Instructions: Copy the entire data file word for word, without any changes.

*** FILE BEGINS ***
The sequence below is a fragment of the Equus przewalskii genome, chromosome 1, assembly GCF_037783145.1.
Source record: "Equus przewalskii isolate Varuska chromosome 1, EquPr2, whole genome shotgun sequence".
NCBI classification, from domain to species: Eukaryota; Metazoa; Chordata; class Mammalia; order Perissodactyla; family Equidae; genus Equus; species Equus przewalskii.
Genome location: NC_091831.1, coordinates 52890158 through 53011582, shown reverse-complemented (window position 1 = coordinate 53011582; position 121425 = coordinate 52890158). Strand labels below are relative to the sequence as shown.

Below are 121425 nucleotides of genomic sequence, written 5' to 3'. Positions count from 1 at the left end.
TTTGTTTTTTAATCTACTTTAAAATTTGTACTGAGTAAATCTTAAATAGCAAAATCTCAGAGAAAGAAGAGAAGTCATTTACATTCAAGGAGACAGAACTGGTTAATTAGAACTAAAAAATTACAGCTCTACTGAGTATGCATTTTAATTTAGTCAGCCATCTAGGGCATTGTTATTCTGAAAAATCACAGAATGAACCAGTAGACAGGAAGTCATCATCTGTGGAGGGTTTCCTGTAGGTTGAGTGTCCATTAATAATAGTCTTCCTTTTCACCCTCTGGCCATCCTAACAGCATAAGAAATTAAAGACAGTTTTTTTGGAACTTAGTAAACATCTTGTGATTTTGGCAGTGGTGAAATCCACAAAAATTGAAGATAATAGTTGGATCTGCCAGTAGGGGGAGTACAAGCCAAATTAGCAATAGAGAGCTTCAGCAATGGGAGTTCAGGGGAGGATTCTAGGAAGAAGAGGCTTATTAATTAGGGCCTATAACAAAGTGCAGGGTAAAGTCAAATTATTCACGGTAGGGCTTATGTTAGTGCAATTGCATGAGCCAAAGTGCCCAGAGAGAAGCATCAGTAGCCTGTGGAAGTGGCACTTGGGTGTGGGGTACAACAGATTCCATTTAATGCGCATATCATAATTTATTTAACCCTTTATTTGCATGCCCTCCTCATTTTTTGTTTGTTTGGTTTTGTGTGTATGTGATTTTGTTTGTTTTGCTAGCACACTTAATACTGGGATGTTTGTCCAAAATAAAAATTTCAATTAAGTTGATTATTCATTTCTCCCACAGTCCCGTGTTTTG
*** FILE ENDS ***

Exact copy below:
The sequence below is a fragment of the Equus przewalskii genome, chromosome 1, assembly GCF_037783145.1.
Source record: "Equus przewalskii isolate Varuska chromosome 1, EquPr2, whole genome shotgun sequence".
NCBI classification, from domain to species: Eukaryota; Metazoa; Chordata; class Mammalia; order Perissodactyla; family Equidae; genus Equus; species Equus przewalskii.
Genome location: NC_091831.1, coordinates 52890158 through 53011582, shown reverse-complemented (window position 1 = coordinate 53011582; position 121425 = coordinate 52890158). Strand labels below are relative to the sequence as shown.

Below are 121425 nucleotides of genomic sequence, written 5' to 3'. Positions count from 1 at the left end.
TTTGTTTTTTAATCTACTTTAAAATTTGTACTGAGTAAATCTTAAATAGCAAAATCTCAGAGAAAGAAGAGAAGTCATTTACATTCAAGGAGACAGAACTGGTTAATTAGAACTAAAAAATTACAGCTCTACTGAGTATGCATTTTAATTTAGTCAGCCATCTAGGGCATTGTTATTCTGAAAAATCACAGAATGAACCAGTAGACAGGAAGTCATCATCTGTGGAGGGTTTCCTGTAGGTTGAGTGTCCATTAATAATAGTCTTCCTTTTCACCCTCTGGCCATCCTAACAGCATAAGAAATTAAAGACAGTTTTTTTGGAACTTAGTAAACATCTTGTGATTTTGGCAGTGGTGAAATCCACAAAAATTGAAGATAATAGTTGGATCTGCCAGTAGGGGGAGTACAAGCCAAATTAGCAATAGAGAGCTTCAGCAATGGGAGTTCAGGGGAGGATTCTAGGAAGAAGAGGCTTATTAATTAGGGCCTATAACAAAGTGCAGGGTAAAGTCAAATTATTCACGGTAGGGCTTATGTTAGTGCAATTGCATGAGCCAAAGTGCCCAGAGAGAAGCATCAGTAGCCTGTGGAAGTGGCACTTGGGTGTGGGGTACAACAGATTCCATTTAATGCGCATATCATAATTTATTTAACCCTTTATTTGCATGCCCTCCTCATTTTTTGTTTGTTTGGTTTTGTGTGTATGTGATTTTGTTTGTTTTGCTAGCACACTTAATACTGGGATGTTTGTCCAAAATAAAAATTTCAATTAAGTTGATTATTCATTTCTCCCACAGTCCCGTGTTTTG